The International Gymnastics Federation (FIG) has held a virtual conference aimed at changing the culture of the sport and improving safeguarding following a spate of abuse sandals.
The forum was held in sessions on today and yesterday, with the FIG giving the floor to athletes, coaches, sports administrators and several national governing bodies, who all shared their ideas of good practice.
More than 800 people from roughly 80 federations took part, according to the FIG, and President Morinari Watanabe praised their involvement.
"As FIG President, I was surprised and delighted to see that so many countries have started to challenge the old, authoritative coaching methods of the past and can put forward ideas and proposals to change this culture," Watanabe said.
Following the release of Netflix documentary Athlete A earlier this year, which examined the Larry Nassar scandal and safeguarding shortcomings in American gymnastics, gymnasts in Australia, The Netherlands, Britain, New Zealand, Switzerland and more countries came forward to share their own traumatic experiences.
"A respectful culture and safe training conditions for athletes should be implicit - but we all know that unfortunately this is not the case," said Micheline Calmy-Rey, President of the Gymnastics Ethics Foundation.
"Neither in gymnastics, nor in many other sports.
"There are many positive examples that show sporting success can be achieved while training in a safe environment.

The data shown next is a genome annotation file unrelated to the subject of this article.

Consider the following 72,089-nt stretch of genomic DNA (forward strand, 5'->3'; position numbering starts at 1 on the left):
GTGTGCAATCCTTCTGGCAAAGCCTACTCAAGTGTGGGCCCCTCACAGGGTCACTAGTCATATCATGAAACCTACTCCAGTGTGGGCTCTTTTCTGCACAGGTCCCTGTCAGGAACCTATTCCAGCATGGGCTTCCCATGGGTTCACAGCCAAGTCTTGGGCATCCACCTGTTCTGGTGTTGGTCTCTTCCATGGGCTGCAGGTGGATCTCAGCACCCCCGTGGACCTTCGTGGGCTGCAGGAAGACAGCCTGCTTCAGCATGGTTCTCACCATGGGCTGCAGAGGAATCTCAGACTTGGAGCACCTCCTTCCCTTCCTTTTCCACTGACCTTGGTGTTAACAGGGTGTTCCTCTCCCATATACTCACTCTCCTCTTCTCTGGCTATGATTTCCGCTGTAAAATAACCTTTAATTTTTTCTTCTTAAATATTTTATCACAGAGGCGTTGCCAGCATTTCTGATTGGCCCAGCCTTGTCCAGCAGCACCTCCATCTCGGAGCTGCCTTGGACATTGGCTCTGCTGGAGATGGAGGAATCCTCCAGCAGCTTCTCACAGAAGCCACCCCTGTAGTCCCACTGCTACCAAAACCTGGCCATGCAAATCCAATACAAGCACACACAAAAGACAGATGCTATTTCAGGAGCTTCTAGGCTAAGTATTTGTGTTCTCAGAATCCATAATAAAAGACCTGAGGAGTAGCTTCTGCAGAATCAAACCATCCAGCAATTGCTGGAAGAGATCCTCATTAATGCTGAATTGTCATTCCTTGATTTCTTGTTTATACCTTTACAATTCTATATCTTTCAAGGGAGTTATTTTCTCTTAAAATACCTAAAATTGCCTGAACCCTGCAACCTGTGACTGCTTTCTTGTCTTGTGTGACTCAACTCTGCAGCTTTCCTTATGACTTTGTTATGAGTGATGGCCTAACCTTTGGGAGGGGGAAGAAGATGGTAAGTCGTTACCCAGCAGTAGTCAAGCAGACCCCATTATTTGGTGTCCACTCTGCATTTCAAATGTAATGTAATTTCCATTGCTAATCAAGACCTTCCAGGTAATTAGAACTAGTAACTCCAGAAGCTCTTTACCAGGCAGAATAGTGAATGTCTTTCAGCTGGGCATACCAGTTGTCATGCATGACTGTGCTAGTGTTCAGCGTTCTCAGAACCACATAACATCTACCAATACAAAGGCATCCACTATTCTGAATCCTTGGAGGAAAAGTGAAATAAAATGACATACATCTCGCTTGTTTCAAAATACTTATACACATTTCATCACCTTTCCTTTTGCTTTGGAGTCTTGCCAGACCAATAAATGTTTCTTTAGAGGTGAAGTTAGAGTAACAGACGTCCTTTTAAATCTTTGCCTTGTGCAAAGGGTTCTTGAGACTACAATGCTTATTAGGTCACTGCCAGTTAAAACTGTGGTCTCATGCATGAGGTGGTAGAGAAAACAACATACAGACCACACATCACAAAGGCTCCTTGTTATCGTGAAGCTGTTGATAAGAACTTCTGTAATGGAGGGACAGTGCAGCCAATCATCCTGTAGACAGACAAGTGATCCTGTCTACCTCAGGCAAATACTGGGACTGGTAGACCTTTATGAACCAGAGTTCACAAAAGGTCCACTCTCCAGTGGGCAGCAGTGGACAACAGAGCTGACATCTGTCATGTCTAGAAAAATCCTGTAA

"It is crucial that you - as representatives of National Federations - exchange and spread these examples.
"I am convinced this can help change attitudes.
"This can achieve positive and sustainable change - even if it may take a while."
Olympians Fabian Hambüchen of Germany, Spain's Carolina Rodríguez and Danusia Francis of Jamaica put forward proposals to keep gymnastics fun and protect the athletes' mental and physical health.
Three-time Olympic canoe champion and Paris 2024 President Tony Estanguet also spoke about the dangers of putting excessive pressure on coaches and athletes.
Other proposals discussed included raising the minimum age to take part in senior gymnastics competitions and re-thinking the design of leotards.
The FIG Executive Committee, Council and Technical Committees will now discuss these issues at their next meetings.
A social charter featuring 12 "golden rules" is to be developed off the back of the e-conference, the FIG has promised.